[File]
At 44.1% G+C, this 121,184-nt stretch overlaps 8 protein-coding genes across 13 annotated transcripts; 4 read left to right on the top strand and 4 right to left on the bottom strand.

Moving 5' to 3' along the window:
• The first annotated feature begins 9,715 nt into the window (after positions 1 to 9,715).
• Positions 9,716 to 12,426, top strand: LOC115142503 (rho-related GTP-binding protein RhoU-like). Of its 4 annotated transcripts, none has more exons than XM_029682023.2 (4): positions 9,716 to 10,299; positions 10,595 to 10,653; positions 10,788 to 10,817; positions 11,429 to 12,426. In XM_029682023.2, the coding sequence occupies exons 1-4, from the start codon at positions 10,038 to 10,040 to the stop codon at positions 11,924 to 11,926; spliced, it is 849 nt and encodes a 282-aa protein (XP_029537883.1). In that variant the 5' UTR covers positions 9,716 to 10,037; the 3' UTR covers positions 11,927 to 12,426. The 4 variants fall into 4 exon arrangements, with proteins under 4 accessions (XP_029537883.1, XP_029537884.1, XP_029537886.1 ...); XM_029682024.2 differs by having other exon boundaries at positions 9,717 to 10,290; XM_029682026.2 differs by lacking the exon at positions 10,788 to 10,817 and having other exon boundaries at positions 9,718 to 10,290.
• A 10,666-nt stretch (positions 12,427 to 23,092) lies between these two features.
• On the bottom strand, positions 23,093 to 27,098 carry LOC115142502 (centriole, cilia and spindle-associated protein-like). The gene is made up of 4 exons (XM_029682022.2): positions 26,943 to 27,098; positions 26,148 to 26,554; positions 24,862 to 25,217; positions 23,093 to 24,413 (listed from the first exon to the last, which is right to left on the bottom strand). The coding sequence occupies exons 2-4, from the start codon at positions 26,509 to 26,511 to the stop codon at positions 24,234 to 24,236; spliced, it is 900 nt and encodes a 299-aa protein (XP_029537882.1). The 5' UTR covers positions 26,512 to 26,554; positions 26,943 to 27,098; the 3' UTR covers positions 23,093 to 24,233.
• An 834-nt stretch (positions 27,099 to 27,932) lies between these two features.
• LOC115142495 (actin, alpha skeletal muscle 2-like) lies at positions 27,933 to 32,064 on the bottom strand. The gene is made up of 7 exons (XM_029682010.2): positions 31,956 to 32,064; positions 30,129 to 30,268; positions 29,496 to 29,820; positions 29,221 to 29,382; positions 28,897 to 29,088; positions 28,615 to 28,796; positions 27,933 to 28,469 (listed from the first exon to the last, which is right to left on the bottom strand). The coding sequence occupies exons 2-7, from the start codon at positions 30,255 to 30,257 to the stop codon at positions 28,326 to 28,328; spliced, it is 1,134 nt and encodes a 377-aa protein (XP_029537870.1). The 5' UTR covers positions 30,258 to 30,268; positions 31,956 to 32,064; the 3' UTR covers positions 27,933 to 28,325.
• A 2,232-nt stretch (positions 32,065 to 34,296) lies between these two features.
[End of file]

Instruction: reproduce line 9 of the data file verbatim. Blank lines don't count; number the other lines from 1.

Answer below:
• A 2,232-nt stretch (positions 32,065 to 34,296) lies between these two features.